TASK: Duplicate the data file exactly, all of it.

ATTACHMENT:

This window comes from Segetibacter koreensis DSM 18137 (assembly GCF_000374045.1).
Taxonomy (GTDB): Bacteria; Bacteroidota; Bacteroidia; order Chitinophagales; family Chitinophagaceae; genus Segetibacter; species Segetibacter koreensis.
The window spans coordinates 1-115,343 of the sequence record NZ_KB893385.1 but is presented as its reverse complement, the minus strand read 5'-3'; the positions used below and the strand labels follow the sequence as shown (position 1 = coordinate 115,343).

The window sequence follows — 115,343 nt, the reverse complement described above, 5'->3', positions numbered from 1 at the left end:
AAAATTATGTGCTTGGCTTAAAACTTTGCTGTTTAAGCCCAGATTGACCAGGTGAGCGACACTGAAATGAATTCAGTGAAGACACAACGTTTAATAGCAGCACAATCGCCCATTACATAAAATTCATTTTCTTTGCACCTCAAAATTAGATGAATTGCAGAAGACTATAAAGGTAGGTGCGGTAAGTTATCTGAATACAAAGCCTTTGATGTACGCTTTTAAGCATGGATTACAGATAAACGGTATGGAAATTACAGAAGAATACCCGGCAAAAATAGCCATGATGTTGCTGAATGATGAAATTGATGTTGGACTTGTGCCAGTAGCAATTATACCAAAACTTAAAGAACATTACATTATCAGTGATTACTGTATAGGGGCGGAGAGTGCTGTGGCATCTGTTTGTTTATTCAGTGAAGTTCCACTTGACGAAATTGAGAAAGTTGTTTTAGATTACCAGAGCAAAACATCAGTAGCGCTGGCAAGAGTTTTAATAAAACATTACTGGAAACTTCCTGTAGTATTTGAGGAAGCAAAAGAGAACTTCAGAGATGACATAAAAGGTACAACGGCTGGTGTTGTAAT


This window comes from Segetibacter koreensis DSM 18137 (assembly GCF_000374045.1).
Taxonomy (GTDB): Bacteria; Bacteroidota; Bacteroidia; order Chitinophagales; family Chitinophagaceae; genus Segetibacter; species Segetibacter koreensis.
The window spans coordinates 1-115,343 of the sequence record NZ_KB893385.1 but is presented as its reverse complement, the minus strand read 5'-3'; the positions used below and the strand labels follow the sequence as shown (position 1 = coordinate 115,343).

The window sequence follows — 115,343 nt, the reverse complement described above, 5'->3', positions numbered from 1 at the left end:
AAAATTATGTGCTTGGCTTAAAACTTTGCTGTTTAAGCCCAGATTGACCAGGTGAGCGACACTGAAATGAATTCAGTGAAGACACAACGTTTAATAGCAGCACAATCGCCCATTACATAAAATTCATTTTCTTTGCACCTCAAAATTAGATGAATTGCAGAAGACTATAAAGGTAGGTGCGGTAAGTTATCTGAATACAAAGCCTTTGATGTACGCTTTTAAGCATGGATTACAGATAAACGGTATGGAAATTACAGAAGAATACCCGGCAAAAATAGCCATGATGTTGCTGAATGATGAAATTGATGTTGGACTTGTGCCAGTAGCAATTATACCAAAACTTAAAGAACATTACATTATCAGTGATTACTGTATAGGGGCGGAGAGTGCTGTGGCATCTGTTTGTTTATTCAGTGAAGTTCCACTTGACGAAATTGAGAAAGTTGTTTTAGATTACCAGAGCAAAACATCAGTAGCGCTGGCAAGAGTTTTAATAAAACATTACTGGAAACTTCCTGTAGTATTTGAGGAAGCAAAAGAGAACTTCAGAGATGACATAAAAGGTACAACGGCTGGTGTTGTAAT